Early Chinese Export Masonic Mug


Here is a beautiful porcelain Chinese Export Mug circa 1800-1820.  It is decorated with polychrome Masonic symbols.  The central design is of the pillars of Boaz and Jachin surmounted with the globes.  Underneath is the checkered pavement of good and evil with a blazing sun/star containing the Letter "G".  On either side are the beehive, a symbol of industry; an altar picturing some working tools above, a workbench, rough ashlar, and a Square and Compasses resting on the Holy Bible.  The border design is a blue field with gold grapevine design.  The handle is also designed with a grapevine motif.  It measures 5 1/2 inches tall and 4 1/4 inches in diameter.

Freed from British Trade restrictions following the American independence, Americans lost no time in establishing trade with China.  The first American ship involved in the China Trade was the "Empress of China," which sailed from New York in 1784.  Other American merchants quickly followed and began importing teas, spices, silks, and ceramics like the cider pitcher seen above.  Chinese porcelain was a particularly important item.  By the time Americans entered the China Trade, the Chinese had already developed certain stock patterns, several of which used Masonic symbols.  Since symbolism plays an important part in Chinese art, Chinese decorators must have felt a degree of familiarity in working with designs and symbols.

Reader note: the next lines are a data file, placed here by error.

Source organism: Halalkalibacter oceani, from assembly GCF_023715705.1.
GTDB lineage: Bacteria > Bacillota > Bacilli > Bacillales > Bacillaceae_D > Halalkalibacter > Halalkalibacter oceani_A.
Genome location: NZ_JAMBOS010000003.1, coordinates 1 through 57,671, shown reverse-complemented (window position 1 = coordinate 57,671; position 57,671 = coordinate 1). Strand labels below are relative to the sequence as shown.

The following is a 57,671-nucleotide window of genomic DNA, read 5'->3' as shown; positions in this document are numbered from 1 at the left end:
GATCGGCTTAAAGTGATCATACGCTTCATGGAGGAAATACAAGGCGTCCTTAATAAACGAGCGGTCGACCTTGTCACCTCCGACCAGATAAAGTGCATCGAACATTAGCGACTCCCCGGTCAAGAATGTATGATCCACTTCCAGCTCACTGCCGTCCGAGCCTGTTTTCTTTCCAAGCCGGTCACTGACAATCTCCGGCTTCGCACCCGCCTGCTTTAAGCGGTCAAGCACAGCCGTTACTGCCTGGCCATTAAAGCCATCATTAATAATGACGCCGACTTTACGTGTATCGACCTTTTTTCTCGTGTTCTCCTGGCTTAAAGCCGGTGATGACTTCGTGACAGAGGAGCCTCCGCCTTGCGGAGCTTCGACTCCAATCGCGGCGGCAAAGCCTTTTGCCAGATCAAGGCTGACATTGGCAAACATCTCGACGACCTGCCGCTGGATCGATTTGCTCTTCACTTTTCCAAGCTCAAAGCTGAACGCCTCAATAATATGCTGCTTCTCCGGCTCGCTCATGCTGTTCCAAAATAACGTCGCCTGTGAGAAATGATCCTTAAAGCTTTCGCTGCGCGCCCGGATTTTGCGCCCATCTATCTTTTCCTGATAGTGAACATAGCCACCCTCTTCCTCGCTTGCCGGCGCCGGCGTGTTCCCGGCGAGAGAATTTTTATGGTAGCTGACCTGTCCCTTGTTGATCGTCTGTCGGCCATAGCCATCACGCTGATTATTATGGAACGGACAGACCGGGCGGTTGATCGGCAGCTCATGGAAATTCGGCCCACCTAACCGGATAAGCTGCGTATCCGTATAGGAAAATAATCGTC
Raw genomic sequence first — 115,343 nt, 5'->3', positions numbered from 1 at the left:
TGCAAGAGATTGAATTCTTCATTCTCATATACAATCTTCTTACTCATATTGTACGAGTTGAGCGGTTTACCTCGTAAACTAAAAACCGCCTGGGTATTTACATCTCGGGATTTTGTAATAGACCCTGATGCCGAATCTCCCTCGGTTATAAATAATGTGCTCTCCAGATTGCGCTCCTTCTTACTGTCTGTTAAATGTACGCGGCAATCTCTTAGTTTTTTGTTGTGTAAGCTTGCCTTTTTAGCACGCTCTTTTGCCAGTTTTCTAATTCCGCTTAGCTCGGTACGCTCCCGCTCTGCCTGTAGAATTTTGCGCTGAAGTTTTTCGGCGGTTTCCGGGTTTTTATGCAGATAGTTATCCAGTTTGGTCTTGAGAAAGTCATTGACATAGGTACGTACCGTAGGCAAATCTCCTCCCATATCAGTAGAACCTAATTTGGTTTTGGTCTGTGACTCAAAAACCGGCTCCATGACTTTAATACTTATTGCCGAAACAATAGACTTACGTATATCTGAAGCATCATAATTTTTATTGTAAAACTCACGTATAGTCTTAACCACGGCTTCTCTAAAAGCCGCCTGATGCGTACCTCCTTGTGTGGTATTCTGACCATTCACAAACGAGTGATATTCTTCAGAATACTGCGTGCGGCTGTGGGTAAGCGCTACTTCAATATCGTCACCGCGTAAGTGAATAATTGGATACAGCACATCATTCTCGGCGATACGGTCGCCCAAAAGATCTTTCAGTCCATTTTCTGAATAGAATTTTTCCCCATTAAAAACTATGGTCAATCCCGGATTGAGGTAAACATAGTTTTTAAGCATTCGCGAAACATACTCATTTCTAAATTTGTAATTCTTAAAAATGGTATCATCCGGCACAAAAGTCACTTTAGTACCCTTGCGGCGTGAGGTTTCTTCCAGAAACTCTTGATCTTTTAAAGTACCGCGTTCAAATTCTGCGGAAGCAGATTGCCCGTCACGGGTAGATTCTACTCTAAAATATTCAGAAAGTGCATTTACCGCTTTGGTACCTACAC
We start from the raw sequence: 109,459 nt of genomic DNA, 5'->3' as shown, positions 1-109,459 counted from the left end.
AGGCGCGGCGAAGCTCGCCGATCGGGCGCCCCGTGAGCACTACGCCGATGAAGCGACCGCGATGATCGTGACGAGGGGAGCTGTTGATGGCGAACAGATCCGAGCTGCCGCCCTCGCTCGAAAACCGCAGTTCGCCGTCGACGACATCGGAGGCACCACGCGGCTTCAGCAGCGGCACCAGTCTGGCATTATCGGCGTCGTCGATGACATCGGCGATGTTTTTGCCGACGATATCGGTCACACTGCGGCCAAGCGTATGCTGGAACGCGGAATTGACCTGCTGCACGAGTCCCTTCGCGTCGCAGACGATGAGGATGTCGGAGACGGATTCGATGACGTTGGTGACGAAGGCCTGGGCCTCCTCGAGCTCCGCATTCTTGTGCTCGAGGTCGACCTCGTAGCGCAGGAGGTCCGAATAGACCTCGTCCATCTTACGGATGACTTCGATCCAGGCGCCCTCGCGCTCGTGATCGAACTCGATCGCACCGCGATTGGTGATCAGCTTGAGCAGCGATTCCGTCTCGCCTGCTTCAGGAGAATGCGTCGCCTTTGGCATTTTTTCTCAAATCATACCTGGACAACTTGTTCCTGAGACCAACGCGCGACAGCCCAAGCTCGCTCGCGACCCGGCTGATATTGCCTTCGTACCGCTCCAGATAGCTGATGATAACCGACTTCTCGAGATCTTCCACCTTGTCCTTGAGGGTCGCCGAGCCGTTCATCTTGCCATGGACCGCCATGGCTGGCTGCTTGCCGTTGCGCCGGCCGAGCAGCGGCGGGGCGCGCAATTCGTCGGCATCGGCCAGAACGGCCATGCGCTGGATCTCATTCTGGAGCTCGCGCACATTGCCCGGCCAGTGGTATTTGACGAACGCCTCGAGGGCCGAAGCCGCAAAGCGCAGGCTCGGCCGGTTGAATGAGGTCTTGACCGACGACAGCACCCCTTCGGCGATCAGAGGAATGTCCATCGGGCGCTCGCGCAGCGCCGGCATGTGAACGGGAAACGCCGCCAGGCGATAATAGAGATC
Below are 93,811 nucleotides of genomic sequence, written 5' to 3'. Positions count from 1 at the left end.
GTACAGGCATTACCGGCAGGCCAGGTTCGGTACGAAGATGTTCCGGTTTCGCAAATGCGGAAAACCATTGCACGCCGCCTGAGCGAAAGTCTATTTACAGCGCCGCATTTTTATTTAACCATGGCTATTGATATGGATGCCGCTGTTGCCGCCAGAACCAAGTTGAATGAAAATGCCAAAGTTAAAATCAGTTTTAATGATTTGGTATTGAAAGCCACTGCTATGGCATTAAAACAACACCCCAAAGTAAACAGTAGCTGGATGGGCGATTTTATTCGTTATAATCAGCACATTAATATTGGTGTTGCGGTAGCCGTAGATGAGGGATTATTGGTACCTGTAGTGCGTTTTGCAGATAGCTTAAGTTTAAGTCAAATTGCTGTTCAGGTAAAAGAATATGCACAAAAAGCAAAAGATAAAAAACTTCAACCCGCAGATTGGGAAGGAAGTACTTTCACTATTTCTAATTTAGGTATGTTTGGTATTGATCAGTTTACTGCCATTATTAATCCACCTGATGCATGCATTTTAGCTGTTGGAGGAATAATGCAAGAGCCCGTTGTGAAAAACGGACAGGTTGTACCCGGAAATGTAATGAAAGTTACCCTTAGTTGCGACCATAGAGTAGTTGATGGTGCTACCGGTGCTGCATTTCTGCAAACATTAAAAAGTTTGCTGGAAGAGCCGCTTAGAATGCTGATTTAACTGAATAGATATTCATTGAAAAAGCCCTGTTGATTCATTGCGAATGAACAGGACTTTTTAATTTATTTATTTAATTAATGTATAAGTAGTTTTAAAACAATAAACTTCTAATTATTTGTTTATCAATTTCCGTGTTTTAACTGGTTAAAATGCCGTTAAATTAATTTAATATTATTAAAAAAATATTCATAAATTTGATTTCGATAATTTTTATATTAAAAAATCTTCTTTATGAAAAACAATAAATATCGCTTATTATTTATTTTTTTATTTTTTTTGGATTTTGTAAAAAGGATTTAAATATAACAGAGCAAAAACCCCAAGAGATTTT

Another type of Masonic decoration imported to America were personal monograms with a pseudo-armorial design of Masonic emblems.  The forms of Masonic decorated China Trade porcelain are primarily mugs, punch bowls, tea and coffee pots, and more rarely, entire tea sets.  The notebook of an American trader dated 1797, in the collection of the Rhode Island Historical Society, lists the "Price current at Canton for Chinaware" and includes 1 to 1 1/2 gallon Masonic bowls for 2 to 3 dollars each, and Masonic pint mugs for 20 dollars a hundred.  Most of this porcelain was for private use, although the history of some of the larger punch bowls definitely suggests that they were used in Lodges.




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